We've all heard, and sometimes dreamed, about the Modern Shed, which is made by a company based out of Seattle, Washington. But the company recently expanded into full-fledged homes called Dwelling Sheds. The images here show an installation of one in Port Townsend, Washington. These Dwelling Sheds can be used as a small home, cabin, getaway, ADU, or any other use imaginable — and they come with a number of green features:
Sustainable design firm Mithun just updated their website with details of an interesting farmworker housing pilot project in Washington state. With the sponsorship of the Seattle Archidiocesan Housing Authority and a grant from Enterprise Community Partners, Mithun designed three prefabricated modules to provide a model for affordable housing for farmworkers and their families. According to Mithun, the state has tens of thousands of farmworkers who are forced to compete for scant affordable living options, and these prefab 580 square foot homes may change life for a lot of them.
A couple months ago, we mentioned Blue Sky Homes, as well as the prototype project of the Blue Sky Homes’ Building System. As the story goes with prefab, a short eight (8) weeks after installing the footings, the prototype is now complete. Dave McAdam, owner of the Yucca Valley prototype, sent me these images of the completed home — it’s a stunning example of clean, efficient, contemporary, desert architecture.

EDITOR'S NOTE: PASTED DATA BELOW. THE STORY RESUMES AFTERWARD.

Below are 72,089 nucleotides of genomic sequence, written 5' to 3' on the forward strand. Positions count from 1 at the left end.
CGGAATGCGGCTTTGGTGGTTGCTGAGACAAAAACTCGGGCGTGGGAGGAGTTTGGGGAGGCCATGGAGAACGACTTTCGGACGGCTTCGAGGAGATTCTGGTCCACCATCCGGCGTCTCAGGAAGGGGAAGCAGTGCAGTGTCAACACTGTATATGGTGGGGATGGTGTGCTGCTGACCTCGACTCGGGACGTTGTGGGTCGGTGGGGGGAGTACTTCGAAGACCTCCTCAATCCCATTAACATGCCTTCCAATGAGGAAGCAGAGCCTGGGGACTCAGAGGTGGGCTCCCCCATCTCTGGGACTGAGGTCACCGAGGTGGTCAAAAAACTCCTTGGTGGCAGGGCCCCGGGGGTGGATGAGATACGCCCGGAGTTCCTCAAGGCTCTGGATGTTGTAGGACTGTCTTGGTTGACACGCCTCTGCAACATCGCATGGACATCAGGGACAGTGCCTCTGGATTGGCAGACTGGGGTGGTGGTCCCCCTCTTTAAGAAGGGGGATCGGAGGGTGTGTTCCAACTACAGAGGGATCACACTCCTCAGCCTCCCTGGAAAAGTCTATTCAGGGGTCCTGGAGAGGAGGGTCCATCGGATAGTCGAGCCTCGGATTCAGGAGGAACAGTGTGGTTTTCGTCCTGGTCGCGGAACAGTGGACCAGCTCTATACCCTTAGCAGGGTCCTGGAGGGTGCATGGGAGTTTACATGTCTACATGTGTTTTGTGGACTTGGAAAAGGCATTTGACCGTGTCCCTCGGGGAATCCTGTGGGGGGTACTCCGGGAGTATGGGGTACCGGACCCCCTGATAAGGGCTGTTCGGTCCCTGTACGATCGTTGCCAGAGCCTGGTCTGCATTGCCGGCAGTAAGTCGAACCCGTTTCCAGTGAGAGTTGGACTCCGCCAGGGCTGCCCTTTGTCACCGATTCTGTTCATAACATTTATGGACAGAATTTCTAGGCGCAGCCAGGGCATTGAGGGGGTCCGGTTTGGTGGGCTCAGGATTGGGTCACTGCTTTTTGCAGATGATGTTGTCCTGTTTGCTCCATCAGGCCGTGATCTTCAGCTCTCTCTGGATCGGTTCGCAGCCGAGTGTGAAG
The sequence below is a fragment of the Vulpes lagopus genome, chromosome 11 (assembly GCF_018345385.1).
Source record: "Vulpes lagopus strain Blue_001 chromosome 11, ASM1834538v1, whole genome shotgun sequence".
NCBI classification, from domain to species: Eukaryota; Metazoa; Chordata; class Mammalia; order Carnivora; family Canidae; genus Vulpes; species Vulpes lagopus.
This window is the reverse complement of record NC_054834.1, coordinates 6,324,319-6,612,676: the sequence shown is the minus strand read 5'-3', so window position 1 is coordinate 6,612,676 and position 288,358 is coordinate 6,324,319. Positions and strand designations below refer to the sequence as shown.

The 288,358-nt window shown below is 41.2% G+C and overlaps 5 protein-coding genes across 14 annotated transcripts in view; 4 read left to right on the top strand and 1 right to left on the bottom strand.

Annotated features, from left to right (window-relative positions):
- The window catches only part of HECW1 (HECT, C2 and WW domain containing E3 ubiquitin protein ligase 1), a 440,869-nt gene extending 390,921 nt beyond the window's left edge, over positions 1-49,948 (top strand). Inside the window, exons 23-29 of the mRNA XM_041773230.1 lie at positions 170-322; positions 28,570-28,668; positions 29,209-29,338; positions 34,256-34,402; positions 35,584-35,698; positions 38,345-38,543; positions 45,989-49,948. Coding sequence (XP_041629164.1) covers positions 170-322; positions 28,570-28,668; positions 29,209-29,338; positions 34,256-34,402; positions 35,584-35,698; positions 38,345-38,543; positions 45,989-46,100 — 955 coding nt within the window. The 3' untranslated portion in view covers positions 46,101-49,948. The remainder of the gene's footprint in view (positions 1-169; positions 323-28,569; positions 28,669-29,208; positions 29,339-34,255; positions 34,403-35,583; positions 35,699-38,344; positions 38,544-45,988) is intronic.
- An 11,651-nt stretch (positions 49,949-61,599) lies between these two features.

Remodeling is big these days, and Boulder-based VaST Architecture has a knack for transforming rundown places into vibrant spaces (as they did with a co-work space called the Candy Shop). VaST recently helped Gregg Olsen convert his Boulder, Colorado, 1960s, split-level home into an efficient abode with modern interior design. The interior and exterior renovation was completed at a cost of $107 psf.
Zac Blodget, designer and owner of Portland’s first LEED Platinum home, sent me an email recently. His smartly designed home lacks the fuss usually associated with LEED Platinum palaces – no pun intended, but it’s down-to-earth – and Blodget has the green house listed for sale at $340,000. Located two blocks from Concordia University, the 3-bedroom, 2-bathroom, 1680 square-foot residence sits on a tight footprint on a corner lot. I’ve explained a number of its green elements below, but we also have a one-question poll at the end of the article (scroll down).
This is the first LEED Platinum home in Vermont, although perhaps more importantly, it’s a documented and legitimate zero net energy home. From January 2008 to January 2009, the 2,800 square-foot, single-family residence exported 16 kWh of electricity to the grid. Over the same time period, a Bergey 10 kW net-metered turbine generated 6,286 kWh of on-site, green energy. Designed by Pill – Maharam Architects, the handsome farmhouse was built for a family of four and features a number of green elements: